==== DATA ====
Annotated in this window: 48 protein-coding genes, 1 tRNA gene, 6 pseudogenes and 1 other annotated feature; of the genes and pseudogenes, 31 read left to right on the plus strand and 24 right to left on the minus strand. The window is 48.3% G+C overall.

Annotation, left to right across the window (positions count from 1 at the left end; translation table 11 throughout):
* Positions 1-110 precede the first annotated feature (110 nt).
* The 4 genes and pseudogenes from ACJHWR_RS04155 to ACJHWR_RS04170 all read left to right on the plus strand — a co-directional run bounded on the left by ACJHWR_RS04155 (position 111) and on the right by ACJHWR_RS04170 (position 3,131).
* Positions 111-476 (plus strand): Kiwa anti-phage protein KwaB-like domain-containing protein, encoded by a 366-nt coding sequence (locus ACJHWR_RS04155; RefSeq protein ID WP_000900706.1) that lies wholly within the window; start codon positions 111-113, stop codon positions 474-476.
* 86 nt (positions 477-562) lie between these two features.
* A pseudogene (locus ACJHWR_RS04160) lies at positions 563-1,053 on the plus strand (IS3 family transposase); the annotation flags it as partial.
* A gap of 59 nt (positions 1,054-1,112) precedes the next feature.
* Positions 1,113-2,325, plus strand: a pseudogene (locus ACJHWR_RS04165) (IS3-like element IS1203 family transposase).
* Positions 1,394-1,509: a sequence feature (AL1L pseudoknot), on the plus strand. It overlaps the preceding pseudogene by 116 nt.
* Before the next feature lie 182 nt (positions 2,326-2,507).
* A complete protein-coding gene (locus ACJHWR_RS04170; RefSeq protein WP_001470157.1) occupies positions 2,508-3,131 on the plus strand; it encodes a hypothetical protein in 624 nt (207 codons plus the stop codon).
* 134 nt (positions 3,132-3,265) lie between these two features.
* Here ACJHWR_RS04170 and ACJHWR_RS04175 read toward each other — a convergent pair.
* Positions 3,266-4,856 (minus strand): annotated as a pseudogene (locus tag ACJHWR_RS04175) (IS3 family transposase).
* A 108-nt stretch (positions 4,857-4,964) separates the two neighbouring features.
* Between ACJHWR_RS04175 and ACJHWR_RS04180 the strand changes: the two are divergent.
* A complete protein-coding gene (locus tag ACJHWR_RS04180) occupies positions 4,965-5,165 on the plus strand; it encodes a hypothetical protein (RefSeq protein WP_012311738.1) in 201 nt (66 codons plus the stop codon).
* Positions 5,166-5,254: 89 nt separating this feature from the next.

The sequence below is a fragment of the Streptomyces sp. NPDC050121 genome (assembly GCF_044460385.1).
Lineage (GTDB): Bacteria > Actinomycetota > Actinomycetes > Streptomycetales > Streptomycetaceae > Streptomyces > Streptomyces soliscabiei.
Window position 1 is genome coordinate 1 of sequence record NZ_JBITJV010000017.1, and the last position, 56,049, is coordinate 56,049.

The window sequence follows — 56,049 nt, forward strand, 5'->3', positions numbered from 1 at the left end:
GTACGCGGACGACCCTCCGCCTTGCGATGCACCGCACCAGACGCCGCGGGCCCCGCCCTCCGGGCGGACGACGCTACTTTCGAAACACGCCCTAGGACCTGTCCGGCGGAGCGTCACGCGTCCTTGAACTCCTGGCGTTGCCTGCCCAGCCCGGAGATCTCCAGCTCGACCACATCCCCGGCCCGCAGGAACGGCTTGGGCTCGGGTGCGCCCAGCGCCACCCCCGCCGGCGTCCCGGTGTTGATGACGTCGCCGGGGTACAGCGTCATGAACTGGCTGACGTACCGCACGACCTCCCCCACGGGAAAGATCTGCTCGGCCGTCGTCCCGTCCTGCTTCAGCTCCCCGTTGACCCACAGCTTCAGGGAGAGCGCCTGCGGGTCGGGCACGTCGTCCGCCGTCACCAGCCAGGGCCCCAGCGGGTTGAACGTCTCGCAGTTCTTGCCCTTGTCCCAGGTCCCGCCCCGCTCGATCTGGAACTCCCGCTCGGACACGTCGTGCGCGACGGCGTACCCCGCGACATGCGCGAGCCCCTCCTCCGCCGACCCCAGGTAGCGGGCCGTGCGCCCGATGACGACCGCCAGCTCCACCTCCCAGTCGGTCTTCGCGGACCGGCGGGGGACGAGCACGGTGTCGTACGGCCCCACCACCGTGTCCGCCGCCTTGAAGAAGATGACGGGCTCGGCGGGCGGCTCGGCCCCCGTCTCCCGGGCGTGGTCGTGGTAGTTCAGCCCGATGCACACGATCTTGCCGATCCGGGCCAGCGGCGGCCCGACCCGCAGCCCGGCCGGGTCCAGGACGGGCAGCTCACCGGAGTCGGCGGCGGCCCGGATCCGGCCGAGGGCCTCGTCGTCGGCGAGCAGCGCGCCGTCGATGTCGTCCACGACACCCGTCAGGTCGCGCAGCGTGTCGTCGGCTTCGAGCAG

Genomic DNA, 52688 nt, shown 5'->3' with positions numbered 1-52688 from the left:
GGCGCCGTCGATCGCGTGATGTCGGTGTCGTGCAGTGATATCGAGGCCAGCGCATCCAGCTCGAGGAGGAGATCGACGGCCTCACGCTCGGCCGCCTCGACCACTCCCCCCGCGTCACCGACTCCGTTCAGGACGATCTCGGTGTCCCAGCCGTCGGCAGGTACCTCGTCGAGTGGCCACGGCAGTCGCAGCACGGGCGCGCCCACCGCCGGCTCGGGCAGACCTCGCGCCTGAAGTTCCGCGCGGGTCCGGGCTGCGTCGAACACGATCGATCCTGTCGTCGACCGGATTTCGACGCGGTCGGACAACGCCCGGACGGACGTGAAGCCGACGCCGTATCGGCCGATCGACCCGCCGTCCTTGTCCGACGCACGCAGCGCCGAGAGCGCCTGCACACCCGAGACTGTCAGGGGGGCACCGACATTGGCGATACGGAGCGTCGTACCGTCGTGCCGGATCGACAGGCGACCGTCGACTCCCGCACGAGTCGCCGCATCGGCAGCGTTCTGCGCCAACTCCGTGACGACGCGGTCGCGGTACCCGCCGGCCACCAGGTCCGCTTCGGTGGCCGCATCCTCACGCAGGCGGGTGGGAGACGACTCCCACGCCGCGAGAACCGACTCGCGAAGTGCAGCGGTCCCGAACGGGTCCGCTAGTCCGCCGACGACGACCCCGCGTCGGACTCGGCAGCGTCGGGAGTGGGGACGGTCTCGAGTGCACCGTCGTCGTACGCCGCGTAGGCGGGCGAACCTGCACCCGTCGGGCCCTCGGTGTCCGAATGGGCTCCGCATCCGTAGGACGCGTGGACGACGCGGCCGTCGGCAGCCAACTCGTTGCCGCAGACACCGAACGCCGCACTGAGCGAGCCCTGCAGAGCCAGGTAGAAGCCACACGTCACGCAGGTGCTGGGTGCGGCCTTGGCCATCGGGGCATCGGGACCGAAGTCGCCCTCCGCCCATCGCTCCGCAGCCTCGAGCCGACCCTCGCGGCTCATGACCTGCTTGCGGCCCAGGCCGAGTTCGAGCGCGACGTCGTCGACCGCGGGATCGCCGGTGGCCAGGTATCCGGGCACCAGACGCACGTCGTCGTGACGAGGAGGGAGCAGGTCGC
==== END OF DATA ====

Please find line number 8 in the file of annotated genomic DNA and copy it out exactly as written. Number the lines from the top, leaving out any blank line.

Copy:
* A gap of 59 nt (positions 1,054-1,112) precedes the next feature.